• Steve


Updated: May 11, 2020

As some of you may already know, I’ve had a little time away from blogging this year. Partly to do with website issues, but mainly due to my time being taken up by renovating my new home, alongside juggling a full time career.

Early on in the year, after months of long drawn out red tape, I finally completed on my new home, a beautiful apartment in a converted Victorian house.

I’d been searching for a Victorian property for quite sometime. Fortunately for me the locations in South Manchester that I was searching in, had many Victorian homes thanks to Manchester’s Middle Class influx during the industrial revolution in the 19th Century.

However, although there were quite a good number of Victorian properties on the market, I was finding it hard to unearth a conversion that was just right for me (most I viewed had communal areas much like a squat, which was rather off-putting)

I’d just had an offer accepted on a property (a mill conversion) when I got a phone call the same afternoon about a recent development that had just come onto the market…this was the one and fate had stepped in!

Converted into six apartments, Melrose House, a former vicarage was exactly what I was searching for. The house was built in 1890 as the home for Congregational Minister Thomas H Williams, his wife Bertha and his two children Gladys and Bernard. They shared their home with two servants, Alice Gill, a domestic cook and Elsie Kitt, a domestic nurse originally from New Zealand.

Melrose House was one of the first homes built in the neighbourhood and was the vicarage for neighbouring St Joseph’s Chapel. The following decades saw it passed to several reverends, Thomas Webster around 1911 and George Benton in 1939.

In 2017, a slightly worse for wear Melrose House was bought by a local developer who not only brought it back to life, but added an extension to the rear of the property to house six, two bedroom apartments.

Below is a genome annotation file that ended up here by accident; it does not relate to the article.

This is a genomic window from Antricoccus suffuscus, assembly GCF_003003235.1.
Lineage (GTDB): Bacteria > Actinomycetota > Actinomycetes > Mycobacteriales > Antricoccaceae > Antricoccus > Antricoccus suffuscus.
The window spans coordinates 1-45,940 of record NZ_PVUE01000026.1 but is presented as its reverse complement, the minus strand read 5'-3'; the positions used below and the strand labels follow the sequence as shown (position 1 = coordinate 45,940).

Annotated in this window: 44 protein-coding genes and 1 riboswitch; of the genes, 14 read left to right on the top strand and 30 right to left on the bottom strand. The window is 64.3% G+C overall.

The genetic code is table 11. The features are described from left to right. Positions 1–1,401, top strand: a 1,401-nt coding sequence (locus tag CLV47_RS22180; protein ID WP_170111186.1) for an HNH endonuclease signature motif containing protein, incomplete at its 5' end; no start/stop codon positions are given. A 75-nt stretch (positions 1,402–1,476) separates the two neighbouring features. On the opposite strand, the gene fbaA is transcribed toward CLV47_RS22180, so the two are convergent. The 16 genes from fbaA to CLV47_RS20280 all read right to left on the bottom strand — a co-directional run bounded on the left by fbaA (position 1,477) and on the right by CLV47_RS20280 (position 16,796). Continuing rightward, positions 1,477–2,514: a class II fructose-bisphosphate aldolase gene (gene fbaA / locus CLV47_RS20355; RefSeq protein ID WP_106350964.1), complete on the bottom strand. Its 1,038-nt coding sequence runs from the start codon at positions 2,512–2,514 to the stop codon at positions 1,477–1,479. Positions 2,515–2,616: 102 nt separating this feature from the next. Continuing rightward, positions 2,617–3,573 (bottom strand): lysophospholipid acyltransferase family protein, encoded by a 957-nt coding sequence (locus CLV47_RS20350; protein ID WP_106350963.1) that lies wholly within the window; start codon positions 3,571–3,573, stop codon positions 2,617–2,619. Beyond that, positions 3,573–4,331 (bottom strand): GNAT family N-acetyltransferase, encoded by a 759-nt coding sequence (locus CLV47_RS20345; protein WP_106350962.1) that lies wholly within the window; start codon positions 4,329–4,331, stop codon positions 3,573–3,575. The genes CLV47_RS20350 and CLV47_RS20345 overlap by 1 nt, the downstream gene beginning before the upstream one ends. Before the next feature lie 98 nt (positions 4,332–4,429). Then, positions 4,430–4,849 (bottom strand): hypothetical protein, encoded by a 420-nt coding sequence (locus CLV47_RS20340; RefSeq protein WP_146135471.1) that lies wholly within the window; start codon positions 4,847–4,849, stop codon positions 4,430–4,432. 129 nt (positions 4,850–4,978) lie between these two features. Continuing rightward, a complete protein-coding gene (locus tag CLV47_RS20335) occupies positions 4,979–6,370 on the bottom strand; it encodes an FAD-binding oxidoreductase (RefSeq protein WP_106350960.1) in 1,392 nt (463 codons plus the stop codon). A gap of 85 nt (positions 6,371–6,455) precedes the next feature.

Although it was renovated to a fairly high spec, the generic grey and white interior did little for me, it was time to get my imagination flowing and overhaul this blank canvas!


When those keys were finally handed to me on a dreary February afternoon, I walked into an empty cold apartment, painted in an undercoat bright white emulsion and sporting a typical ‘new-build’ light grey carpet. It was far from exciting, but I could see it’s potential just waiting to be unearthed.

I wanted the entrance to be dramatic, a real welcome to my home and a contrast from the neutral grey and white communal areas. I wanted to achieve a nod to the Victorian era to honour the buildings past but mix that with modern artwork and lighting to bring it up to date.

The entrance hall also housed a very strange and what I can only describe as an empty space leading into the bathroom. I couldn’t (and still can’t) find any real logic or reason for it, so I decided to extended the bathroom by pulling down the wall, removing the dead space and relocating the door to the bathroom in line with the master bedroom next-door. Not only did that create a bigger bathroom but it then aligned the hall and the doors to create a more visually appealing line…bingo!

Another lovely ‘design’ feature from the developers at the very entrance to the apartment; a down-right ugly fuse box sitting proud as punch on the wall for all to see. I hated this being on show and especially in the hallway as a first impression. I set too and asked my joiner if he could construct a small thin storage cupboard which lined up and mirrored the front door to conceal it. This not only created a more symmetrical look to the hall, but also added much needed storage space for those annoying but essential items like the ironing board.